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  4. France
  5. Edouard François
  6. 2006
  7. Hotel Fouquet Barrière / Edouard François

Hotel Fouquet Barrière / Edouard François

  • 01:00 - 13 June, 2009
Hotel Fouquet Barrière / Edouard François
Hotel Fouquet Barrière / Edouard François

Hotel Fouquet Barrière / Edouard François Hotel Fouquet Barrière / Edouard François Hotel Fouquet Barrière / Edouard François Hotel Fouquet Barrière / Edouard François +15

  • Architects

  • Location

    Paris, France
  • Architect

    Edouard François
  • Structural Engineers

    COTEBA Ingénierie
  • Decorations

    Jacques Garcia
  • Gardens

    Pré Carré, Marc Vatinel
  • Lights and illumination

    Light CIBLES, Louis Claire
  • Client

    Groupe Lucien Barrière, Groupe ACCOR
  • Year Of Enchargement

    2003
  • Area

    18000.0 sqm
  • Project Year

    2006

From the architect. French architect and landscape designer Edouard François was encharged of the renovation and façade design of the Fouquet's Barrière Hotel in Paris, which is located in one block facing Avenue des Champs Elysées. The architect mission was the general plan of the whole hotel, including courtyards, administration offices and a spa service, spread on different plots of the "golden triangle", and the design of new facades for extensions.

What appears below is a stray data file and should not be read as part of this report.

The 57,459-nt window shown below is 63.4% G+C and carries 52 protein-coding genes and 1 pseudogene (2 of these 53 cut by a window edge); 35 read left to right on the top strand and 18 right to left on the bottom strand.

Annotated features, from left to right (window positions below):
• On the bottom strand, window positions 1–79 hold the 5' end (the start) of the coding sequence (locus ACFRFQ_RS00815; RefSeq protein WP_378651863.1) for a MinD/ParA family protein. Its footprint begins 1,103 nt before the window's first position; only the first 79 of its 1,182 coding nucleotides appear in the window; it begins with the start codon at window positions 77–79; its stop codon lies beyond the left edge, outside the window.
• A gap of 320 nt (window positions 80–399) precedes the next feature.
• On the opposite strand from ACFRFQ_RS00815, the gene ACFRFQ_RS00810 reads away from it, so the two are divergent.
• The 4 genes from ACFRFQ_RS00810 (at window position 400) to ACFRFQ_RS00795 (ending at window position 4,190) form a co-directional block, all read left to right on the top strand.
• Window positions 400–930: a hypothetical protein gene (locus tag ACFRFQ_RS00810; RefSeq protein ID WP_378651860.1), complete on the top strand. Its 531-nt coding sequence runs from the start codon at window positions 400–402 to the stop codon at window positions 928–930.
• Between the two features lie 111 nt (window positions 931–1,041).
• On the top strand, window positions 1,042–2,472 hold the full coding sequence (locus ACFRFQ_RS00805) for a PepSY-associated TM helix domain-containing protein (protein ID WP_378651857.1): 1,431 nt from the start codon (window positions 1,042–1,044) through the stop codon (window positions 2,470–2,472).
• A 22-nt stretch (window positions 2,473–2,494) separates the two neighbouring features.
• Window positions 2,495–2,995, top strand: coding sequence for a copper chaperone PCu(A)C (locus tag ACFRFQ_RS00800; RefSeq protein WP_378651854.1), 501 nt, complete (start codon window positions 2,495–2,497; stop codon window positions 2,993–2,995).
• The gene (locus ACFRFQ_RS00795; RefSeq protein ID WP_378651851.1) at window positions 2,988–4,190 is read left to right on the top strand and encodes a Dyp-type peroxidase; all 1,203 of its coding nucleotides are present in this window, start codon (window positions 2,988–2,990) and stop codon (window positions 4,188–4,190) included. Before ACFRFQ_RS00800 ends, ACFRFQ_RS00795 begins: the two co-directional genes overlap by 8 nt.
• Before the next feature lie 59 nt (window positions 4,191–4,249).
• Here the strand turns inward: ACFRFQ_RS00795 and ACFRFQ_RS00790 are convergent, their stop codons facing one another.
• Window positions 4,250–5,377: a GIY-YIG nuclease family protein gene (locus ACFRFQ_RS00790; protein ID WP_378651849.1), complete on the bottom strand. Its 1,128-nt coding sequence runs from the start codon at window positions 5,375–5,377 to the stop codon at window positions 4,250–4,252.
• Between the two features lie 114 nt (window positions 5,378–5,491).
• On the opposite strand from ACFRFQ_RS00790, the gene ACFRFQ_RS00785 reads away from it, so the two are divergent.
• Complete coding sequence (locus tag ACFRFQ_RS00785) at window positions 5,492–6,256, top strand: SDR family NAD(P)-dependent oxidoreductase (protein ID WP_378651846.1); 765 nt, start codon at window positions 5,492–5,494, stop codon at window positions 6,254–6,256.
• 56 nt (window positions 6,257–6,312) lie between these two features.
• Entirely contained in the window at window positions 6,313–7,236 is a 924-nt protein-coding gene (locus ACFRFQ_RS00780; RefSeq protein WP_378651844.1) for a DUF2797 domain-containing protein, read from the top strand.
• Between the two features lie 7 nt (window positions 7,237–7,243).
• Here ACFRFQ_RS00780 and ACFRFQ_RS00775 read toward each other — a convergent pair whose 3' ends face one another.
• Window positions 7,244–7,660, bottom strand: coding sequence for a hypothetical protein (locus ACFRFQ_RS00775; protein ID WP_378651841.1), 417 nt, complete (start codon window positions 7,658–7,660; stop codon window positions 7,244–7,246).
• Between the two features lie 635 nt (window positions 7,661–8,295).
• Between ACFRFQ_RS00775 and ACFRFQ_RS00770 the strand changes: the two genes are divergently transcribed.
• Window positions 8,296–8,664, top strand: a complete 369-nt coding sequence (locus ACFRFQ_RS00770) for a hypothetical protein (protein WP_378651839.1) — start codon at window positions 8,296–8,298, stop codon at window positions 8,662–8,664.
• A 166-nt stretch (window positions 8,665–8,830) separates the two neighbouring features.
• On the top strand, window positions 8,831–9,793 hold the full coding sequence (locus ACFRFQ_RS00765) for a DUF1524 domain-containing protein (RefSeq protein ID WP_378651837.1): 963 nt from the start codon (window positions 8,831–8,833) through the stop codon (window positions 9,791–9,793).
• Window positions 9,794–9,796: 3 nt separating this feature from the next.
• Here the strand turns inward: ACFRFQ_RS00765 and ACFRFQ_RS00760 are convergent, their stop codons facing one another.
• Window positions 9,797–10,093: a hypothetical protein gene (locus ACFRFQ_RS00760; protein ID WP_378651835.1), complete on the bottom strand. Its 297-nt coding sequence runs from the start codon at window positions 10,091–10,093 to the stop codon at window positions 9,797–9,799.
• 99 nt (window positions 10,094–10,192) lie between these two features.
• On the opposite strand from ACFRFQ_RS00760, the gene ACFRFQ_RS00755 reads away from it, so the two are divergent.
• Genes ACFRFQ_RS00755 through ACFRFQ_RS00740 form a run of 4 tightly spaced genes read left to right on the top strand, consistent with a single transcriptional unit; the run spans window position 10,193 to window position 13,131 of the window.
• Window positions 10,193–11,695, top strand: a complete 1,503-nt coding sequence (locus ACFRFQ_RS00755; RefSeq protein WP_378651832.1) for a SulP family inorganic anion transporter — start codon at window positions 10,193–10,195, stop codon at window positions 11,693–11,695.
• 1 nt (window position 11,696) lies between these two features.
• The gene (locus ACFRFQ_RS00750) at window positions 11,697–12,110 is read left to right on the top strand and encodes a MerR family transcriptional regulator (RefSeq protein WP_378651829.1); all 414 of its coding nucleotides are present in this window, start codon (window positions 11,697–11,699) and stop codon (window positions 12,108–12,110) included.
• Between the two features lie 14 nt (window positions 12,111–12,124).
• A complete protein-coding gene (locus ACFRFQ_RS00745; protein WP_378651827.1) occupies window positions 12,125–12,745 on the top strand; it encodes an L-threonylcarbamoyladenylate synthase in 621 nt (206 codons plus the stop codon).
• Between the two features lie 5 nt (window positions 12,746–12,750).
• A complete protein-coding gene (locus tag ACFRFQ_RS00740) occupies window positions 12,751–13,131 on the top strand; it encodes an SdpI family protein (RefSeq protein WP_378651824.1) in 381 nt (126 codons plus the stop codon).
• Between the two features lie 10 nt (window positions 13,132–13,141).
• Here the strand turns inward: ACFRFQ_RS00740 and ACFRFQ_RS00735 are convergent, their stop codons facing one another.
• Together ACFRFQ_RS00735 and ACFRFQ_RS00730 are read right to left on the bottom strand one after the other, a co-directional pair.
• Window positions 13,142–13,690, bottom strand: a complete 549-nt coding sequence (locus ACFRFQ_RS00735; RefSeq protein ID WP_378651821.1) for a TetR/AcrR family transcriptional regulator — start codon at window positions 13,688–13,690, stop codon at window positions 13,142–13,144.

The surrounding area is the most elegant and expensive of the whole metropolis, and very significant in terms of architecture and relation with the context.

The project key-word and practical operation is "COPY - EDIT". Through this operation, the building declares its belonging to the 21st century keeping strong connection with the Haussmann epoque, as a bridge between two centuries. The new façade stands on the corner of the back street, and it is showing off also in different points of the block.

The decision to reproduce the typical Haussmann façade which stands on Champs Elysées, with his characteristic windows, basement, roof and decorations, in grey concrete panels, is more significant than a simple imitation: it's a re-interpretation of the "old" through nowadays industrial technology. The dimensions of the concrete panels are not the same as the typical stone blocks of Paris, but the composition of tones of grey remind them clearly. Beside the accuracy of the reproducing work, at first sight the façade seems to belong to that Hausmann époque: here is the "COPY" work.

At the same time, the opening of clean windows, rectangular, horizontally orientated and sharply framed, together with the closure of the "old" windows, makes clear that the façade has been softly and firmly modified by a new force. As the interior distribution does not correspond anymore to the façade levels, the new window boxes are just shown off on their proper position.

The new windows, sticking out randomly on the elevations, can be considered as the aggression of the "old" façade by the contemporary intervention, as transition from the renovated interior towards the outside.